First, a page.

Supported by Chinese Foundation for Hepatitis Prevention and Control—Tian Qing Hepatitis Research Fund, No. TQGB20210175; Tianjin Key Medical Discipline (Specialty) Construction Project, TJYXZDXK-059B; Tianjin Health Science and Technology Project Key Discipline Special, TJWJ2022XK034; and Research project of Chinese Traditional Medicine and Chinese Traditional Medicine Combined With Western Medicine of Tianjin Municipal Health and Family Planning Commission, No. 2021022.
Institutional review board statement: The study was reviewed and approved by Medical Ethics Committee of Tianjin Second People's Hospital Approval Certificate of Ethical Review, and the certificate number: Tianjin Second People's Hospital Ethics Review word [2018] No. 21.
Informed consent statement: All study participants or their legal guardian provided informed written consent about personal and medical data collection prior to study enrollment.
Conflict-of-interest statement: The authors declare that they have no competing interests.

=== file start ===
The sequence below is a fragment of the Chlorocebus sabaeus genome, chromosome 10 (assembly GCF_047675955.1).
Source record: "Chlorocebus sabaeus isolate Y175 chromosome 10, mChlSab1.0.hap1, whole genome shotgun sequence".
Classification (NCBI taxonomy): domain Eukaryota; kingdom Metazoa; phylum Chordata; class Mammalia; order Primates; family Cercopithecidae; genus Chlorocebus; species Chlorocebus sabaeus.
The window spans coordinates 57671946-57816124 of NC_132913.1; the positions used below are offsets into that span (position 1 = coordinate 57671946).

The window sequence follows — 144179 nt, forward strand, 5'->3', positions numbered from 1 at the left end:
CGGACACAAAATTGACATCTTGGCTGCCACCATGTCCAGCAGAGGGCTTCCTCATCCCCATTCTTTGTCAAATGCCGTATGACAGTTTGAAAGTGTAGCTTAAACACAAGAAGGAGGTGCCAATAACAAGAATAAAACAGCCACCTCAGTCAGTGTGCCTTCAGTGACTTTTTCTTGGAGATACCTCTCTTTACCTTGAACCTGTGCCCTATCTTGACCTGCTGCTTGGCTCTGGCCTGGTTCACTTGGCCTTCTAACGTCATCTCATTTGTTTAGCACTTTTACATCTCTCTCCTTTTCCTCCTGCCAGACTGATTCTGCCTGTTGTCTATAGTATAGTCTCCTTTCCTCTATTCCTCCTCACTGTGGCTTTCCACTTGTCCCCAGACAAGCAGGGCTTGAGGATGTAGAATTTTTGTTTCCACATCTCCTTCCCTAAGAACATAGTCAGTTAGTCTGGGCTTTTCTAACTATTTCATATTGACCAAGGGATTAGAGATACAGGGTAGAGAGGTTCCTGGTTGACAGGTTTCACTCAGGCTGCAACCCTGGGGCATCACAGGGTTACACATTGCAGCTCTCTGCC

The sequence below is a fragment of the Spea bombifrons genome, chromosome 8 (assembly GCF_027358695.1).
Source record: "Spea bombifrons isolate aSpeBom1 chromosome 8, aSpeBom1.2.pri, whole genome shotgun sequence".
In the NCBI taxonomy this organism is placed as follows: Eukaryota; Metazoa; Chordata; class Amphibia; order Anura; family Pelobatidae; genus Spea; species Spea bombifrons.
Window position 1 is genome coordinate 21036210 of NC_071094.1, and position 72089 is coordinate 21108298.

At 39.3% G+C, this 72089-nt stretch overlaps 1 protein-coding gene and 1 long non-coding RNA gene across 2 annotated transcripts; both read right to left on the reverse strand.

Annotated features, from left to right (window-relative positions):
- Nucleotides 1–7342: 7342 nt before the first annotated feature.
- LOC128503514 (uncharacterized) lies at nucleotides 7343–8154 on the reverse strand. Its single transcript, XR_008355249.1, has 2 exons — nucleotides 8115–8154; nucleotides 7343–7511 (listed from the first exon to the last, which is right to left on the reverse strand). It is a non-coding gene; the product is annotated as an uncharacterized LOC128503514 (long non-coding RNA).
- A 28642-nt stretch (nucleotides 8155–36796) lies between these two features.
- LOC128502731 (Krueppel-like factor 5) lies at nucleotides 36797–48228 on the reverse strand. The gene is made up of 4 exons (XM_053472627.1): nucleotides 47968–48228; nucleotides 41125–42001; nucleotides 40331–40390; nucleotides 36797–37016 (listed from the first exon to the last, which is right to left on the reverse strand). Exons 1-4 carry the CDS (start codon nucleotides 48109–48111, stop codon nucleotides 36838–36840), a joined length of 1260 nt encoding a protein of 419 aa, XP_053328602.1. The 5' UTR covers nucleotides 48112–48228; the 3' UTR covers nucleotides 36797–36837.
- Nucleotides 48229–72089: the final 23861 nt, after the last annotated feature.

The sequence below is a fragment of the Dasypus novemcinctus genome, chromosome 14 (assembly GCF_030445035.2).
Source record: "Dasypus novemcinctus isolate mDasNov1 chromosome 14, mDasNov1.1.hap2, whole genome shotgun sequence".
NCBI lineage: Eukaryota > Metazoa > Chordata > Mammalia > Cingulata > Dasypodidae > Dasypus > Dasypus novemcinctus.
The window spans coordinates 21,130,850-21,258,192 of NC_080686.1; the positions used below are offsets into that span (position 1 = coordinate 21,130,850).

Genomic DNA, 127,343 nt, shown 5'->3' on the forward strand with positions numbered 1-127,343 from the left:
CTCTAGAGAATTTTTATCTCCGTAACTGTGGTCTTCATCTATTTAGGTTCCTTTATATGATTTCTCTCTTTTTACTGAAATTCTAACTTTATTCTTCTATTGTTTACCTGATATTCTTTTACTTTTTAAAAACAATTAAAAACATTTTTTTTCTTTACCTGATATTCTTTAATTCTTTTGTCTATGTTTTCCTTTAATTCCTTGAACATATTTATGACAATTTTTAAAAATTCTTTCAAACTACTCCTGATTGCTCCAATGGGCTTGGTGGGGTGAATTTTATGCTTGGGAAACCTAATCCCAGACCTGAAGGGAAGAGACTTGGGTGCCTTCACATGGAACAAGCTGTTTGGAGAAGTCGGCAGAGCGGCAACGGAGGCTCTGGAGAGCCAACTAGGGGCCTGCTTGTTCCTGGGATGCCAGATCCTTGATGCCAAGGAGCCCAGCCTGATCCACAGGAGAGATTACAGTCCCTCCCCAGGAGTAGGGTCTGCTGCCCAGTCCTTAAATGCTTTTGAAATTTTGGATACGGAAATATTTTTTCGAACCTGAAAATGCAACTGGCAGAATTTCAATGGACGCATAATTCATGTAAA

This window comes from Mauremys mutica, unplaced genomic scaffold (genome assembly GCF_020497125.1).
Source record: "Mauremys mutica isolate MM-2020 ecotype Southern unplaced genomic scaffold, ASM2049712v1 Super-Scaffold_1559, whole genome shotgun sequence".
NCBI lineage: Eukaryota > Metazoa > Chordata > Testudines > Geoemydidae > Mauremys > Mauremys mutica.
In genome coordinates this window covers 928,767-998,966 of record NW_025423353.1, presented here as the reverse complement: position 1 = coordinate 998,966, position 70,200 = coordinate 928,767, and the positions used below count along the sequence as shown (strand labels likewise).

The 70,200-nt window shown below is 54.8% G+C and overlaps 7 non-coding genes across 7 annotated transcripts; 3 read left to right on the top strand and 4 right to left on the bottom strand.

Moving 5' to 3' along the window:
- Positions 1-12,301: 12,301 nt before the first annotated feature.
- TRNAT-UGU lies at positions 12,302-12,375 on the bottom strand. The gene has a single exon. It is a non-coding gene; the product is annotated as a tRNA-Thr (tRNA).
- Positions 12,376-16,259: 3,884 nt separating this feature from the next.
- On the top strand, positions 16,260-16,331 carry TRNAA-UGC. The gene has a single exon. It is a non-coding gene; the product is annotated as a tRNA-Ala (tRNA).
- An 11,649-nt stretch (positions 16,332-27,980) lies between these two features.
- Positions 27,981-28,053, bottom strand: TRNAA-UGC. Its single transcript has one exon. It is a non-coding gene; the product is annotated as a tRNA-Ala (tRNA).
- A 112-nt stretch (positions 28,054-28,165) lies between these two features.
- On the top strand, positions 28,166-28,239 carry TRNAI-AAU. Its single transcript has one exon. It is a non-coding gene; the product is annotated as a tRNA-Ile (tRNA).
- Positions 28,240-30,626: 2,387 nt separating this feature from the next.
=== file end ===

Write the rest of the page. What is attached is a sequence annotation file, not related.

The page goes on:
Data sharing statement: The data that support the findings of this study are available from the corresponding author upon reasonable request.
STROBE statement: The authors declare they have read the STROBE statement. The present manuscript was prepared and revised following the checklist of the STROBE statement.
Open-Access: This article is an open-access article that was selected by an in-house editor and fully peer-reviewed by external reviewers. It is distributed in accordance with the Creative Commons Attribution NonCommercial (CC BY-NC 4.0) license, which permits others to distribute, remix, adapt, build upon this work non-commercially, and license their derivative works on different terms, provided the original work is properly cited and the use is non-commercial. See: https://creativecommons.org/Licenses/by-nc/4.0/